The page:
All of the complaints above (with the exception of the choppy throwing animations) cannot top the following: World Series Baseball does NOT have a jump button. While initially this may not mean much, watching a hit barely go over the wall when you know your outfielder could have jumped and robbed it is extremely annoying.

The ironic thing about the flaws present in this game: they were all perfectly done in Ken Griffey Jr. Presents Major League Baseball on the Super Nintendo. In Griffey, you could climb walls, manually lead, turn double plays, have fluid throwing animations, have wild pitches and have players with different body shapes. Apparently baseball games have been de-evolving since 1996.

The control scheme is set up so the A B X Y buttons throw to bases, one of the triggers dives, the other trigger switches players and the analog stick moves. With this in mind, you basically NEED the S-controller to play this game effectively. The angle of the buttons on the original controller makes it harder to control. It is much easier with the S-controller.

The announcing in this game is too quiet. They do not chatter enough at all and you rarely hear the second member of the two-member team. While this does insure that they do not repeat phrases over and over, it makes the game seem too quiet. The actual ballpark sound is great. You hear the crowd taunting and cheering players. However, you should not only hear this and you should hear the announcers a lot more.

The franchise mode has a few flaws, but is done well overall. You have a minor league talent pool and you hire coaches to develop. My major screaming complaint is you cannot release players and you cannot fire coaches. You can do almost everything else (including multiple team trades), but you CANNOT RELEASE PLAYERS. You cannot cut the career minor leaguer and you cannot free up salary. Speaking of salary, this game does not have real figures. Instead they use a point system that is extremely confusing at first. Why can’t they use a salary system? Sure, its better than EA’s NHL system (which was made up of smiley faces and frowning faces) but they could have used real figures.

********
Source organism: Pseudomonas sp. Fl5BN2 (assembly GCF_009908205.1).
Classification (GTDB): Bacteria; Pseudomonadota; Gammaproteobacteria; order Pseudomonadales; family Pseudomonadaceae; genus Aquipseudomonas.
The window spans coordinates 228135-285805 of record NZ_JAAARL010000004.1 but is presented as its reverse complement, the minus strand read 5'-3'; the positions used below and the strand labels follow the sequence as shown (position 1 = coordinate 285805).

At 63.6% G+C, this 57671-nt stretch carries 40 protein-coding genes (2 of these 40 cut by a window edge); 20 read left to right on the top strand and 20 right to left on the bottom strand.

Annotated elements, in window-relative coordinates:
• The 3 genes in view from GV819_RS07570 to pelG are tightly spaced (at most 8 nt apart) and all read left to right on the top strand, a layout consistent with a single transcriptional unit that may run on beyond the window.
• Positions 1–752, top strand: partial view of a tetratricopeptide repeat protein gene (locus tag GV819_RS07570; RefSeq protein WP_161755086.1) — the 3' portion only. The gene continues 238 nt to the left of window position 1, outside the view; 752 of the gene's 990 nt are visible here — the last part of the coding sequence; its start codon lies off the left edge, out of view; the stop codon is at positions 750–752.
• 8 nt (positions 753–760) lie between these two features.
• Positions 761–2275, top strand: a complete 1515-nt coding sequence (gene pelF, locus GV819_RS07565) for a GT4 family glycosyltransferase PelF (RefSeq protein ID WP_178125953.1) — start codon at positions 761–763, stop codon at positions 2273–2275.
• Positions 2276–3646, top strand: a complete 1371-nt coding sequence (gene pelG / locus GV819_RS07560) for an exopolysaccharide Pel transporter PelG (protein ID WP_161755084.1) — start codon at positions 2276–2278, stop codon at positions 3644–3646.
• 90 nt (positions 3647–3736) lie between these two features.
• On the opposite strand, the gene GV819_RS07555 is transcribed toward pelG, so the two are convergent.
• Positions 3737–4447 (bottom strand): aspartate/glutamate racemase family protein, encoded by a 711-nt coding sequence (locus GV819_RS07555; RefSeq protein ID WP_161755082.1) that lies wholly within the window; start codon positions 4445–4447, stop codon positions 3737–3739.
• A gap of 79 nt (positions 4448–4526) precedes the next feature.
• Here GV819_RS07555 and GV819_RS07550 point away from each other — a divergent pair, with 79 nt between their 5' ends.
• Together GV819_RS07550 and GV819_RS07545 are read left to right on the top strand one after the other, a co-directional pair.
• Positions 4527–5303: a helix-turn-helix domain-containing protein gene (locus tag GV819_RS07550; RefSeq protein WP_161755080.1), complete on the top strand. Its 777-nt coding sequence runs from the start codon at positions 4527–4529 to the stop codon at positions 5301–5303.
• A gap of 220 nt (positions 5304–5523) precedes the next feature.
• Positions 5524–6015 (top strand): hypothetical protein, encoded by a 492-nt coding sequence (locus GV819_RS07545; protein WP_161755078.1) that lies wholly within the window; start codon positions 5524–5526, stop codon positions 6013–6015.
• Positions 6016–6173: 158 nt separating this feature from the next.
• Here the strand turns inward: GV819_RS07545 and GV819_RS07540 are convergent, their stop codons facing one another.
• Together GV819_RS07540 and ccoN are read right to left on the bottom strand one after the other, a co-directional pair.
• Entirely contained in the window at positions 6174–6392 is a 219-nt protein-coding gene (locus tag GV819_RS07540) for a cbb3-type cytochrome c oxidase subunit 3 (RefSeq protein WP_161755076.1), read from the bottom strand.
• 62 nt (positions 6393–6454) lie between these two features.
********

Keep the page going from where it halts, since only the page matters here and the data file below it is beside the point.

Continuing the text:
Highs:

  • Best baseball game available

Lows:

  • No jump button
  • Choppy throwing
  • No difference in player body-shapes
  • No stadium interaction
  • Other minor annoyances

Final Verdict: 

Yes, this game does have flaws. Is it unplayable? No. World Series Baseball is quite fun. Sadly, this game feels like a Beta test. There are many things that should not be present that made it to the final version. It is inexcusable to have choppy throwing animations and no jump button in the final version. While Sega is making a step in the right direction for baseball games, they still have a while to go before they can be on the same level as any other sport game.

Overall Score: 7.1